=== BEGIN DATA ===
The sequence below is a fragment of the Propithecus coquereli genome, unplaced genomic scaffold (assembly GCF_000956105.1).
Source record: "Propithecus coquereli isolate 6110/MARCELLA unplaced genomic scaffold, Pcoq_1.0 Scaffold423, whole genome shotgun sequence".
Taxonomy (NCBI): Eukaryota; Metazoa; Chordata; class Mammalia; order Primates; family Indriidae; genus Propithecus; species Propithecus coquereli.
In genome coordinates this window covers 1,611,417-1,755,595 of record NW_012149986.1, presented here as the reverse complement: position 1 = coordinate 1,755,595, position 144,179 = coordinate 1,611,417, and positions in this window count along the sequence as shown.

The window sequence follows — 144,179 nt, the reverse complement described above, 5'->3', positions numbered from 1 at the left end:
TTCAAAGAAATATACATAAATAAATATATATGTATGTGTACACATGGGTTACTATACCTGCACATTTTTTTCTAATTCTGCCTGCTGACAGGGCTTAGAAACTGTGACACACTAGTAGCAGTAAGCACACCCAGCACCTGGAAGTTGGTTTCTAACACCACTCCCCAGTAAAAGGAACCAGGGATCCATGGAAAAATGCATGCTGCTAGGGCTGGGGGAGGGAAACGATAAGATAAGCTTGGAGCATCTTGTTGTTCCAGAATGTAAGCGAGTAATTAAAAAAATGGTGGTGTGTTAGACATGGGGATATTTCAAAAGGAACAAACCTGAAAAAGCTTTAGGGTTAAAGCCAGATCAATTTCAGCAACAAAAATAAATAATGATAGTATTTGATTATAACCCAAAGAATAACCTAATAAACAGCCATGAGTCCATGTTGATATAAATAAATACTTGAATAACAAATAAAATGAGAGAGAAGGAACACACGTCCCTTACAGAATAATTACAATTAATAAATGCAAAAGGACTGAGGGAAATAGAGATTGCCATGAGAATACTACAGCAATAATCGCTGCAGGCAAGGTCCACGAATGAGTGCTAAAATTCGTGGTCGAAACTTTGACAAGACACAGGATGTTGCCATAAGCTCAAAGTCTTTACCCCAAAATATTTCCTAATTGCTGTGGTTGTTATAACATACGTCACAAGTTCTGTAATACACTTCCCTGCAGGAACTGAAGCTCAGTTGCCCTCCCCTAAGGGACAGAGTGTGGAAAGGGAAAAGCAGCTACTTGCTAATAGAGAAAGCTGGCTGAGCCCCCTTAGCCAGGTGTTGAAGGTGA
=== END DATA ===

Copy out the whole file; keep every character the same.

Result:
The sequence below is a fragment of the Propithecus coquereli genome, unplaced genomic scaffold (assembly GCF_000956105.1).
Source record: "Propithecus coquereli isolate 6110/MARCELLA unplaced genomic scaffold, Pcoq_1.0 Scaffold423, whole genome shotgun sequence".
Taxonomy (NCBI): Eukaryota; Metazoa; Chordata; class Mammalia; order Primates; family Indriidae; genus Propithecus; species Propithecus coquereli.
In genome coordinates this window covers 1,611,417-1,755,595 of record NW_012149986.1, presented here as the reverse complement: position 1 = coordinate 1,755,595, position 144,179 = coordinate 1,611,417, and positions in this window count along the sequence as shown.

The window sequence follows — 144,179 nt, the reverse complement described above, 5'->3', positions numbered from 1 at the left end:
TTCAAAGAAATATACATAAATAAATATATATGTATGTGTACACATGGGTTACTATACCTGCACATTTTTTTCTAATTCTGCCTGCTGACAGGGCTTAGAAACTGTGACACACTAGTAGCAGTAAGCACACCCAGCACCTGGAAGTTGGTTTCTAACACCACTCCCCAGTAAAAGGAACCAGGGATCCATGGAAAAATGCATGCTGCTAGGGCTGGGGGAGGGAAACGATAAGATAAGCTTGGAGCATCTTGTTGTTCCAGAATGTAAGCGAGTAATTAAAAAAATGGTGGTGTGTTAGACATGGGGATATTTCAAAAGGAACAAACCTGAAAAAGCTTTAGGGTTAAAGCCAGATCAATTTCAGCAACAAAAATAAATAATGATAGTATTTGATTATAACCCAAAGAATAACCTAATAAACAGCCATGAGTCCATGTTGATATAAATAAATACTTGAATAACAAATAAAATGAGAGAGAAGGAACACACGTCCCTTACAGAATAATTACAATTAATAAATGCAAAAGGACTGAGGGAAATAGAGATTGCCATGAGAATACTACAGCAATAATCGCTGCAGGCAAGGTCCACGAATGAGTGCTAAAATTCGTGGTCGAAACTTTGACAAGACACAGGATGTTGCCATAAGCTCAAAGTCTTTACCCCAAAATATTTCCTAATTGCTGTGGTTGTTATAACATACGTCACAAGTTCTGTAATACACTTCCCTGCAGGAACTGAAGCTCAGTTGCCCTCCCCTAAGGGACAGAGTGTGGAAAGGGAAAAGCAGCTACTTGCTAATAGAGAAAGCTGGCTGAGCCCCCTTAGCCAGGTGTTGAAGGTGA